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2.2. Electricity supply

Table 1 summarizes the installed capacity in December 2020 in each of the systems indicated above, disaggregated in conventional sources and non-conventional renewable energy (NCRE). In turn, Figure 2 shows the installed capacities of the systems to December 2020. Updated information on national electricity sector statistics can be found in the website “Energía Abierta”[4].

Source: CNE monthly report. January 2021. CNE

The generation offer, expressed both in terms of installed capacity and the contribution of energy in the Chilean electricity sector, is presented in this section and is mainly due to the investments made by private agents and companies. Lately, this offer has been expanding rapidly from NCRE projects. Since 2014, photovoltaic solar technology has considerably increased its installed capacity, mainly due to the great solar resource present in the north of the country, the low costs of this technology, the regulatory changes made to be able to integrate these new resources to the electric system and the management of the tax lands to facilitate its installation 1. On the other hand, investments in wind and solar generation continue to increase considerably in the next years.

The expansion of the national electricity generation plant is presented in Figure 3 in terms of its installed capacity by system. The  SEN concentrates 99.3% of the installed capacity and medium-sized systems account for less than 0.7% of the country’s total installed capacity. On average, national installed capacity has increased by 6.64% per year over the last 15 years.

Figure 3: Evolution of installed generation capacity in Chile

Sources: Own elaboration from Statistical Yearbook of Energy. CNE.

During the last 4 years there has been a significant increase in NCRE installed capacity, especially solar and wind power, displacing biomass and mini-hydraulics as the country’s main NCRE sources. It is especially photovoltaic solar technology that has seen the fastest rise, since it has gone from 230 MW installed in 2014 to 3205 MW as of December 2020. Similarly, there are 2,149 MW of wind power installed (see Figure 4). On the other hand, it is expected that 7,557 MW of solar and 3,422 MW of wind will be incorporated in projects under test and declared under construction during 2021.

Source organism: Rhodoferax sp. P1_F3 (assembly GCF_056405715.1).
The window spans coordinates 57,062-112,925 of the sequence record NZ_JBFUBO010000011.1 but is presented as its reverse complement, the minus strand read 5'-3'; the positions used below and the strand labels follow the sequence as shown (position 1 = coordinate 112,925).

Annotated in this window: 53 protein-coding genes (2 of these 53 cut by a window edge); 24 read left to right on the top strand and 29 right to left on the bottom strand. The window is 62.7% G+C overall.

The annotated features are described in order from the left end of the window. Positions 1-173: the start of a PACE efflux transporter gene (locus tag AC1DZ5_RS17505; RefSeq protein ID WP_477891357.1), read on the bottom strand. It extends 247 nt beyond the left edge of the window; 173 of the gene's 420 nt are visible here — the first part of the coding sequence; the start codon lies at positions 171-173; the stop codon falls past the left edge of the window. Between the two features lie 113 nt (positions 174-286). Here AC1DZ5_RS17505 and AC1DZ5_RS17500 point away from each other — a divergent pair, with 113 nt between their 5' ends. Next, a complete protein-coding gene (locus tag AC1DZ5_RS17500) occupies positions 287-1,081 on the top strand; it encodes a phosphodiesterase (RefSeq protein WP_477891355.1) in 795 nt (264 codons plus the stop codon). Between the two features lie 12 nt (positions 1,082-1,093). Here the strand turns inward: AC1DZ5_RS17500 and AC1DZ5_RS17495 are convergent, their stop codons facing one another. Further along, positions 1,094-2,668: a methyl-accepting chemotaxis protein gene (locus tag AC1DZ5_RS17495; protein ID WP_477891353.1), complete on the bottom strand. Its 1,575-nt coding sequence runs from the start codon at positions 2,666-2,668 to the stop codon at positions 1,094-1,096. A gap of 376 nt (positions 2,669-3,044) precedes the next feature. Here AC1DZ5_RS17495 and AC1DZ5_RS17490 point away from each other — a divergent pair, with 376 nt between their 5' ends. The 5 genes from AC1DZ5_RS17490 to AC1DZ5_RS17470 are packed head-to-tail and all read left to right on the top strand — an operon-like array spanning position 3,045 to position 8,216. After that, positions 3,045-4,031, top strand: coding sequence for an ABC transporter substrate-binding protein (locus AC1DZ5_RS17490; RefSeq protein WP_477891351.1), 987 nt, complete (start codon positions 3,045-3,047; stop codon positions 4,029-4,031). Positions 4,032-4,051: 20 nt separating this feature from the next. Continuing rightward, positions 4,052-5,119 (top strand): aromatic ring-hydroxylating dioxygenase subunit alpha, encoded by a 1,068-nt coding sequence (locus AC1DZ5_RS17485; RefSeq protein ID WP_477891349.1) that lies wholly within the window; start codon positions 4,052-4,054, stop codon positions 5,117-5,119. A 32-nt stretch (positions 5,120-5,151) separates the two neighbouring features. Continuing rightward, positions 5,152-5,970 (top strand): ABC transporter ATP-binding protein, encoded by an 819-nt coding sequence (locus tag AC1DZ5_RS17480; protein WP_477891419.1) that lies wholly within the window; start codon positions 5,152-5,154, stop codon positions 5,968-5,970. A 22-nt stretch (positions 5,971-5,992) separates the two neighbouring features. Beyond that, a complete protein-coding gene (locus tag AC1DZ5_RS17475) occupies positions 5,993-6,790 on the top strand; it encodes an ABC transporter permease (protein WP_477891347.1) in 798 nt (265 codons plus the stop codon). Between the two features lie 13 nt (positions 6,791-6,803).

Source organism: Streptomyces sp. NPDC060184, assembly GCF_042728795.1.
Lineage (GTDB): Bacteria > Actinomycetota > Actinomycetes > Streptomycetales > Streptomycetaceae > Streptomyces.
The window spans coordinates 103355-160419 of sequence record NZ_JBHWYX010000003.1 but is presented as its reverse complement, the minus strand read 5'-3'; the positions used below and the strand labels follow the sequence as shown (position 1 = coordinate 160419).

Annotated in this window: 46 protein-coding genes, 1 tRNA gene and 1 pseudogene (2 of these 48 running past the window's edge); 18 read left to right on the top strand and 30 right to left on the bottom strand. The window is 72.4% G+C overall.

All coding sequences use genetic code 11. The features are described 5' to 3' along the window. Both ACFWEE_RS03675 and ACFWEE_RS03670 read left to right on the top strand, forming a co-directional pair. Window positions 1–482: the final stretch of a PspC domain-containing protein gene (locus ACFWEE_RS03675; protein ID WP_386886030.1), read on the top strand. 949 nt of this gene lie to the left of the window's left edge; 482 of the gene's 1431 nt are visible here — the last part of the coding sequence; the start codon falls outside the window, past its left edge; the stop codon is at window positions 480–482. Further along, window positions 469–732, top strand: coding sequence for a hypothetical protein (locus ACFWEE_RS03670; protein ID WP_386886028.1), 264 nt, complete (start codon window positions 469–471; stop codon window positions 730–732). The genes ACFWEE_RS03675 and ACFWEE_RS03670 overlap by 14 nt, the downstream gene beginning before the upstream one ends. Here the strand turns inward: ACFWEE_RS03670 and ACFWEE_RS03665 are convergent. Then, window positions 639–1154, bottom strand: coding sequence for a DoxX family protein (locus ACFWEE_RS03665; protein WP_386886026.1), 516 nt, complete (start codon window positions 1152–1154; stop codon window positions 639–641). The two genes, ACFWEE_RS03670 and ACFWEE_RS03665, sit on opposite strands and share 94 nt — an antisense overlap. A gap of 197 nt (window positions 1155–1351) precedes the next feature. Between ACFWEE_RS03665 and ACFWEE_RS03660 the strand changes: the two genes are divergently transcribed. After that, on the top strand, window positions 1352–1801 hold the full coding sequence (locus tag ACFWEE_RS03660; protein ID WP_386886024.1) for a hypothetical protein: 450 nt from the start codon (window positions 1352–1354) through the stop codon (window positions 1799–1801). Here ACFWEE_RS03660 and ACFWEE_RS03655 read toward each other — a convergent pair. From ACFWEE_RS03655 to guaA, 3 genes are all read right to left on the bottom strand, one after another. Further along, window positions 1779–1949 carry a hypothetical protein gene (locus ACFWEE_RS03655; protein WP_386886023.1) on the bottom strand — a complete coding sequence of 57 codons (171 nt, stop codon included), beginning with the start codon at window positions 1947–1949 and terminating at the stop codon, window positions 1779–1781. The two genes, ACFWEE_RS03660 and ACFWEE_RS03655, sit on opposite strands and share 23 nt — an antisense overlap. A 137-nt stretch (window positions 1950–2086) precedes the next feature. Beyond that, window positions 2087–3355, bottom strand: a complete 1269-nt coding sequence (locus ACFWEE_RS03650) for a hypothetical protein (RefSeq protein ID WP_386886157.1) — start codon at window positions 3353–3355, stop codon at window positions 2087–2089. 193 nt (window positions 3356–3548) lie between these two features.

The dizzying solar development is due in part to the very good conditions of this resource that presents the north of the country, with the highest radiation in the world, availability of tax land for its development, the low cost of this technology in addition to favorable economic and social conditions of the country.

Figure 4: Evolution of installed solar and wind capacity

Source: Own elaboration based on report of Installed Generation Capacity and the Monthly Report NCRE. January 2021. CNE.

Despite the explosive growth of unconventional renewable technologies of the last time, the supply of electric energy in Chile still mainly consists of sources of conventional type (see Figure 5). In general terms, in Chile a plant is called conventional when it uses traditional technologies and that normally correspond to technical and commercially very mature solutions. In the case of Chile, these include coal-fired power plants, combined cycle power plants, diesel engines, gas/oil turbines and, dam and run-of river hydroelectric plants over 20 MW. Considering the thermal power plants (coal, natural gas and diesel oil, totaling 24%) and hydroelectric plants (dam and run-of-river, totaling 54%) conventional generation accounts for about 78% of the national generation. On the other hand, non-conventional renewable energy sources correspond to those that use the following primary energy sources: biomass, hydropower less than 20 MW, geothermal, solar, wind and sea. More details on these technologies and generation statistics are described in section 4.

Figure 5: Electricity generation by type of technology

Source: Own elaboration from Statistical Yearbook of Energy. CNE.